Sunrise is traveling and connecting with potential donors and supporters in the greater Clark County region to share Solid Rock’s story and vision.
Solid Rock Children’s Ranch will integrate foster families into a functional, working 130-acre farm that uses agricultural revenue, animal and plant therapies and third-party reimbursements to support the innovative program.
Over time, Sunrise plans to develop a 15-acre area of the farm in two phases.
The first phase of the project will establish the necessary infrastructure — road,
water, septic and electric — as well as the first of two five-bedroom homes.
The second phase is the construction of the second five-bedroom home
on the property.
In total, the project will cost about $750,000, Greene said. So far, Sunrise has raised about $50,000 in current and pending funds — much of which has come from church organizations such as Boone’s Creek Baptist Association, Baptist Bikers of Kentucky and more.
While the project is in its initial stages, Bailey said Sunrise is in it for the long haul. Bailey invites people to donate or ask Sunrise to come to speak at their civic groups, churches, etc. and be a part of the effort to raise money for the ranch.
Any speaker requests or questions related to fundraising for the Solid Rock Children’s Ranch project should be directed to Randy Greene at Sunrise at firstname.lastname@example.org.
Per an agreement with Sunrise, Singleton will live in her home on the farm and
also has use of the buildings around it for her lifetime. As a Sunrise-certified respite care
provider, Singleton will play a vital role in assisting with the day-to-day activities of the
families and children.
“I want to do things with the kids,” Singleton said. “I want to work with the kids and let this be a place for a happy place where they can come and do crafts or let me tutor them with our classes and eat a meal with me or whatever.”
Having been a teacher, she has experience working with children and will serve the new Sunrise community in a caretaker role, providing support and guidance as needed.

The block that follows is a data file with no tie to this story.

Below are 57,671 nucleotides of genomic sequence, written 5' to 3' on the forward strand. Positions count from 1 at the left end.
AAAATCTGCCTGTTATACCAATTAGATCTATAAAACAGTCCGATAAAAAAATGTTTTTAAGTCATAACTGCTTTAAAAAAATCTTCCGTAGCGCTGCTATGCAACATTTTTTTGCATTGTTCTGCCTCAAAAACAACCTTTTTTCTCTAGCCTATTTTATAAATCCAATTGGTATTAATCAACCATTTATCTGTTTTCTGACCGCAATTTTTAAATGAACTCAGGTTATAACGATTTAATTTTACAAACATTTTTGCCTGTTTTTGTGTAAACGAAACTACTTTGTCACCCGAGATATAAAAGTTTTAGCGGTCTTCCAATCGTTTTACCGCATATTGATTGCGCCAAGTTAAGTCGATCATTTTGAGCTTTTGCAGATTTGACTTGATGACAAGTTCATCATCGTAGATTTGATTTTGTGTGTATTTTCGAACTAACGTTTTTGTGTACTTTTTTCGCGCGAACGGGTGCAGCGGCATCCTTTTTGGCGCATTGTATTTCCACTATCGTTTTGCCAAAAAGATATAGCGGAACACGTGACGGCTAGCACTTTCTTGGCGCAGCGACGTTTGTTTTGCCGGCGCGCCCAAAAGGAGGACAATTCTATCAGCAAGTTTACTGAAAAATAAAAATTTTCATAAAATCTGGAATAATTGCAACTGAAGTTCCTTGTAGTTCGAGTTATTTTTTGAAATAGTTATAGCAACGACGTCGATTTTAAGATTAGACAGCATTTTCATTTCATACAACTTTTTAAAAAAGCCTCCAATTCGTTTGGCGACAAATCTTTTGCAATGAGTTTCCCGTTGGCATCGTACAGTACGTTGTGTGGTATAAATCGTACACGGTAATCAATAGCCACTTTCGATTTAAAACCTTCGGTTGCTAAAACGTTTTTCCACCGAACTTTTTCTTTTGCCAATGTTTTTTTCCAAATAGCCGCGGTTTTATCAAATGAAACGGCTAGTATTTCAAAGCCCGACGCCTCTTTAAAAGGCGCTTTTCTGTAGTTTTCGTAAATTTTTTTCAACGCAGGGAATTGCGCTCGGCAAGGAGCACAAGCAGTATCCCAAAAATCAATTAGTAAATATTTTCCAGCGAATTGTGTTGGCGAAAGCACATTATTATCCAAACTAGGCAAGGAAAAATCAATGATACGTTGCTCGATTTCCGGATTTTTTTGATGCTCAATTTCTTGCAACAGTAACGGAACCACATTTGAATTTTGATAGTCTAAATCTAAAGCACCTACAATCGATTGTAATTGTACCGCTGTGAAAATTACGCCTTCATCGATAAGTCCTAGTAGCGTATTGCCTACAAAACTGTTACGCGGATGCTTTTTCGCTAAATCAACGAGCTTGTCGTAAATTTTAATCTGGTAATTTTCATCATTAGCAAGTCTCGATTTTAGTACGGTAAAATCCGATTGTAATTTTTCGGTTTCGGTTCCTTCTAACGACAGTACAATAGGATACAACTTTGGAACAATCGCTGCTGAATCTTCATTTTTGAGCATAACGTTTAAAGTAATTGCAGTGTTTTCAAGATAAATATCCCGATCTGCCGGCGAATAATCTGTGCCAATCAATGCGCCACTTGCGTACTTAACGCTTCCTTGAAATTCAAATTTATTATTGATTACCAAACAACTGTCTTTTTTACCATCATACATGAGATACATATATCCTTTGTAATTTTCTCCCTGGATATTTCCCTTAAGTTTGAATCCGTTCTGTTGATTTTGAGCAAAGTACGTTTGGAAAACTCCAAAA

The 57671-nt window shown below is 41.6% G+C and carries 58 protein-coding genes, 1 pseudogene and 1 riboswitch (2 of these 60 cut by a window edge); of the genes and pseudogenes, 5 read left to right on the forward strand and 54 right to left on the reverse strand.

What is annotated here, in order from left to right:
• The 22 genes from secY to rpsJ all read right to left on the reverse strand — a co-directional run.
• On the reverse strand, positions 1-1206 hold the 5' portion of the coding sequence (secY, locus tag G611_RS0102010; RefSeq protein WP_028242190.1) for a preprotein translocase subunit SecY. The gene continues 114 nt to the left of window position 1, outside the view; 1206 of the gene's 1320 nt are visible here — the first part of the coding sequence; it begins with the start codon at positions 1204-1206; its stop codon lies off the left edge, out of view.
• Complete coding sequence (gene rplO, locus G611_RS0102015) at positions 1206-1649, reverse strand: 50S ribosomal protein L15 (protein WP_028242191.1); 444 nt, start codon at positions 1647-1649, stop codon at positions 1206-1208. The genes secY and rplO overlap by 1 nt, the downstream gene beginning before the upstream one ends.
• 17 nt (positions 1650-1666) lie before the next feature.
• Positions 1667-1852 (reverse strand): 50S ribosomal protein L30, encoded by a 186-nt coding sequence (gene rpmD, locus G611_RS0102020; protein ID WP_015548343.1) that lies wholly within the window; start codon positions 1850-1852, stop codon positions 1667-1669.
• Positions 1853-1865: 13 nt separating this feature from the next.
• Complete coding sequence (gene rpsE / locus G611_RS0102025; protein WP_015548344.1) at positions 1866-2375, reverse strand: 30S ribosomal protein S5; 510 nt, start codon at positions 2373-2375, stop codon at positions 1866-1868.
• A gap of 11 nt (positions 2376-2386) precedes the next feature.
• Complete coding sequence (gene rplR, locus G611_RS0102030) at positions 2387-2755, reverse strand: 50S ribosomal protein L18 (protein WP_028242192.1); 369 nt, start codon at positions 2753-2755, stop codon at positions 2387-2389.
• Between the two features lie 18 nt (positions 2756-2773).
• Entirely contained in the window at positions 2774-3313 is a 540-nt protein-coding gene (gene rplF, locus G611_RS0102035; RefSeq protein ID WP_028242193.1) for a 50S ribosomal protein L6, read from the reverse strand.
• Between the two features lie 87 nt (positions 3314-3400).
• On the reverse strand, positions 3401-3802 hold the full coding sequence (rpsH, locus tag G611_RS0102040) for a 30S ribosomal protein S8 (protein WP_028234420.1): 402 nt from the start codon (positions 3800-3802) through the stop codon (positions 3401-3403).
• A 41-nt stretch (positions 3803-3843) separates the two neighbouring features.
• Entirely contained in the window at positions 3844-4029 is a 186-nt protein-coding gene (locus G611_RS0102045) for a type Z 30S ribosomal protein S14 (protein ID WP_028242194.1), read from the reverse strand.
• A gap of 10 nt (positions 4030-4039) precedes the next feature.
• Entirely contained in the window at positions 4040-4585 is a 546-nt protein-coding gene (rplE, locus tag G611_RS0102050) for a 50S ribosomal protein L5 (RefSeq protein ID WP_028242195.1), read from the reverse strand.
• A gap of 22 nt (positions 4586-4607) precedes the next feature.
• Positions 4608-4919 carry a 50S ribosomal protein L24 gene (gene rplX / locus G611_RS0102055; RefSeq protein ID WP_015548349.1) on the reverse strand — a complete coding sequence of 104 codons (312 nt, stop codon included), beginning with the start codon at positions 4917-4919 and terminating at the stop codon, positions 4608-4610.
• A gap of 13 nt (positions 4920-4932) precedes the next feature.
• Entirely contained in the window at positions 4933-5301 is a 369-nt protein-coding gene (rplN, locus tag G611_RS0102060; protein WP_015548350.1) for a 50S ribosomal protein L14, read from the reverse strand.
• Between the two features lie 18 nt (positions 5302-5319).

“A foster home is a very special environment for children and those who live out God’s
calling to care for ‘the least of these’ by opening their homes and hearts to them,” Sunrise President Dale Suttles said in a press release. “Solid Rock Children’s Ranch will be an incredibly life-changing experience for both the kids and foster parents, who will be surrounded by a strong support system ready to serve with time, talents, compassion, and love.
“We oftentimes see sibling groups broken apart physically and emotionally by separate foster care placements because homes aren’t large enough to house them together. Sunrise is incredibly grateful to Ms. Singleton for this gift of compassion that addresses this particular challenge head on and extends our work further throughout Kentucky to help make hurting kids whole again while keeping family members together.”
Greene said Singleton’s donation reminds him of Sunrise’s humble beginnings when three women donated an old church in Louisville to orphaned children following the Civil War in 1869.
Singleton said she is pleased to be giving her land over to children who need it more than she does.
She has dedicated her life to bettering children and their lives in some way whether it was teaching, volunteering or now, a donating her land and time to children in foster care.
“I don’t have kids, and this is a way that I can ensure that I’ve touched the future,” Singleton said. “…We’re gonna make a difference in the lives of these children.”